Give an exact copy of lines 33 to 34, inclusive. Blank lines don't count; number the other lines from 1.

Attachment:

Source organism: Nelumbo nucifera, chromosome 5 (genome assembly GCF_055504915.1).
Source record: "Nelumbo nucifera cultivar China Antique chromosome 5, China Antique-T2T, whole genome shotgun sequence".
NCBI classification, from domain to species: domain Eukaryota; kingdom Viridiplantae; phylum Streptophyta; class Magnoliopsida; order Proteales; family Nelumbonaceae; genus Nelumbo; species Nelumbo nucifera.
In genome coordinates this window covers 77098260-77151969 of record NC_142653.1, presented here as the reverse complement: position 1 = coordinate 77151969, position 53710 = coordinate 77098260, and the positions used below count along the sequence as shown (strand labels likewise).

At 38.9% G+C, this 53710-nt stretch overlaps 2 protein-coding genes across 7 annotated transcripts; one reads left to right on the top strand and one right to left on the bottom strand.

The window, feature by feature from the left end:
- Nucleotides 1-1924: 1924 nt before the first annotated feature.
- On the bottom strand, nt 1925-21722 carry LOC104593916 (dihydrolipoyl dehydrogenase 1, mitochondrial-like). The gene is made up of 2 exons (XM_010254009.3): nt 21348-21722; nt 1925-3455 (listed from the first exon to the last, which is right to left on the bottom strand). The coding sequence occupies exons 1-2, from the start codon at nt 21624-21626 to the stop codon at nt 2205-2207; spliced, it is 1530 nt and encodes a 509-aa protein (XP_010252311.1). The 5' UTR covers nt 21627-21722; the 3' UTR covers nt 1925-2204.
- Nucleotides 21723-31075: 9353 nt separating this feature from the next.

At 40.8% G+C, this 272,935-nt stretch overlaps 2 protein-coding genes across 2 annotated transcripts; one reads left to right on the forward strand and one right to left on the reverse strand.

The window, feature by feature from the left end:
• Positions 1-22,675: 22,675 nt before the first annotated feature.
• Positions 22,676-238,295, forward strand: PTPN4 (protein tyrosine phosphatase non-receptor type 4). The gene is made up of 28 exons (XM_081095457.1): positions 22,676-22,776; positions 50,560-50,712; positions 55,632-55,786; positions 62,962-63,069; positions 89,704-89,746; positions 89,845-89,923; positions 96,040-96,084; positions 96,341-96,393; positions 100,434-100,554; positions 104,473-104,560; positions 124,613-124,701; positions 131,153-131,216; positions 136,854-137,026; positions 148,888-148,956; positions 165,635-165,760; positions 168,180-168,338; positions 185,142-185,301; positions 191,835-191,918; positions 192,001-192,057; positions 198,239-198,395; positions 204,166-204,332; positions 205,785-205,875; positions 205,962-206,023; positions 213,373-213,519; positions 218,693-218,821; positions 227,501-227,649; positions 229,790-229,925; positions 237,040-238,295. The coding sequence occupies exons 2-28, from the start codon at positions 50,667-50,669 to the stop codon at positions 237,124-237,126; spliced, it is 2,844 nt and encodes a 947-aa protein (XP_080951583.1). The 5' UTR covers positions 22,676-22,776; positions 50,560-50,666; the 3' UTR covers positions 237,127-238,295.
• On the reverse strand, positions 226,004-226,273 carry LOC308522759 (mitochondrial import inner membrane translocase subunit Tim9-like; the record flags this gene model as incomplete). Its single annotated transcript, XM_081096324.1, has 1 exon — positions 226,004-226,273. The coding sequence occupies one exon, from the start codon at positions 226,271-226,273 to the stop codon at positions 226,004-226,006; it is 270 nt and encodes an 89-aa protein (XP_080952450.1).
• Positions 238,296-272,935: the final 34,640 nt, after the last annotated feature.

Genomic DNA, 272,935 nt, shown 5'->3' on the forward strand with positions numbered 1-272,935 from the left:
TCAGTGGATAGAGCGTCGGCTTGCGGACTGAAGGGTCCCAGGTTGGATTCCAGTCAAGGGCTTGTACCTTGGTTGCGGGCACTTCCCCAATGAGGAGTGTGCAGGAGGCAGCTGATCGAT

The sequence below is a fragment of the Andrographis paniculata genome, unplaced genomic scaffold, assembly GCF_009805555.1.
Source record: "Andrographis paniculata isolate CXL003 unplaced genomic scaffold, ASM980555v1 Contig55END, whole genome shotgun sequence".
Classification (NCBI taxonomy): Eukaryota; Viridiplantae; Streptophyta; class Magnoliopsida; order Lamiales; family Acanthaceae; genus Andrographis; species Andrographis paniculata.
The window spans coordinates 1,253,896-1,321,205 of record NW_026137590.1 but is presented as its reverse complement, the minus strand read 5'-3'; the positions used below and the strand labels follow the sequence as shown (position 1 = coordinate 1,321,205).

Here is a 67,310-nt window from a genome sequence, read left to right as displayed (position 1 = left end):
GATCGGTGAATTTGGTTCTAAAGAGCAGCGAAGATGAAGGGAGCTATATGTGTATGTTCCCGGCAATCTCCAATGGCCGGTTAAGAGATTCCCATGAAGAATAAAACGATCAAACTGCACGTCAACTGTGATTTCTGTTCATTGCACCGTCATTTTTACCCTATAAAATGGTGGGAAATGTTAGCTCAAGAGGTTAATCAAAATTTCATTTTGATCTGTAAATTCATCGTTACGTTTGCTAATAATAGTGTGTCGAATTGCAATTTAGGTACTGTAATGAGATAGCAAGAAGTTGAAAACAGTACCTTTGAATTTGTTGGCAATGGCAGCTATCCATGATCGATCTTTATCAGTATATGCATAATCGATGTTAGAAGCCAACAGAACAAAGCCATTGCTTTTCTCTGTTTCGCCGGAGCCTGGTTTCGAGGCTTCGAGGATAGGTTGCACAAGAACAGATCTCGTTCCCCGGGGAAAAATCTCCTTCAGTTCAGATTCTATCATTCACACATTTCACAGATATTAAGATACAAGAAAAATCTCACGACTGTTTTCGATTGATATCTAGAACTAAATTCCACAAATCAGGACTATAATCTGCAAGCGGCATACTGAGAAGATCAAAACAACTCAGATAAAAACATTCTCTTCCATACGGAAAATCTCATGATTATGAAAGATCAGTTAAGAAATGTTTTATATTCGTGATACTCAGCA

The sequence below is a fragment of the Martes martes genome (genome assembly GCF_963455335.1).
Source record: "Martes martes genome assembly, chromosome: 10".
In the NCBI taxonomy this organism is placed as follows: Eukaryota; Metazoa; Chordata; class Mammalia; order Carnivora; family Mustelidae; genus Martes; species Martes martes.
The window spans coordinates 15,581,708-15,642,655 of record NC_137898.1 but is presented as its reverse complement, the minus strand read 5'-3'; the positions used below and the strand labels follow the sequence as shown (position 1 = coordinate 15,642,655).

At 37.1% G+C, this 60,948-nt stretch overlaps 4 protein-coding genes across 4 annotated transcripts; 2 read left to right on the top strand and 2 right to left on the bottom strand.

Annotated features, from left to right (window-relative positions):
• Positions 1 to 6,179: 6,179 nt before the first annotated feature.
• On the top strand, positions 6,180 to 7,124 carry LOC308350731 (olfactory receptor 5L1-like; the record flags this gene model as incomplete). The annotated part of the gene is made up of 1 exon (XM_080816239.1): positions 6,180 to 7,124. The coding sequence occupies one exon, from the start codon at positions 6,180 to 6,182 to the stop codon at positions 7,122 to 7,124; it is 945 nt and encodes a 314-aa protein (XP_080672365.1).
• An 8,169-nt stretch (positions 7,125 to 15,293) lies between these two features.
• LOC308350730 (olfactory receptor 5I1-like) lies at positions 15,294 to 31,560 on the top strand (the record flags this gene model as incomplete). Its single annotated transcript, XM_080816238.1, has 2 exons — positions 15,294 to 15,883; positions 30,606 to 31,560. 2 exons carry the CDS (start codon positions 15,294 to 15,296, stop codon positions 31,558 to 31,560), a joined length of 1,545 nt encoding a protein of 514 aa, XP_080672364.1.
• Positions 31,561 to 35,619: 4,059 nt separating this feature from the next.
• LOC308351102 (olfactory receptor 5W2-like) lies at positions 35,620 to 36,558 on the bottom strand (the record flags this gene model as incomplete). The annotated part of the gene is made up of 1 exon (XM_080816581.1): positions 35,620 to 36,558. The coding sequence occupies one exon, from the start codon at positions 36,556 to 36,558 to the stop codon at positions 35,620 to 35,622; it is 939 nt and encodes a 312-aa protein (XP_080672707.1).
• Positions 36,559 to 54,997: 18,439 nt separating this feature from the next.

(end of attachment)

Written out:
• LOC308350730 (olfactory receptor 5I1-like) lies at positions 15,294 to 31,560 on the top strand (the record flags this gene model as incomplete). Its single annotated transcript, XM_080816238.1, has 2 exons — positions 15,294 to 15,883; positions 30,606 to 31,560. 2 exons carry the CDS (start codon positions 15,294 to 15,296, stop codon positions 31,558 to 31,560), a joined length of 1,545 nt encoding a protein of 514 aa, XP_080672364.1.
• Positions 31,561 to 35,619: 4,059 nt separating this feature from the next.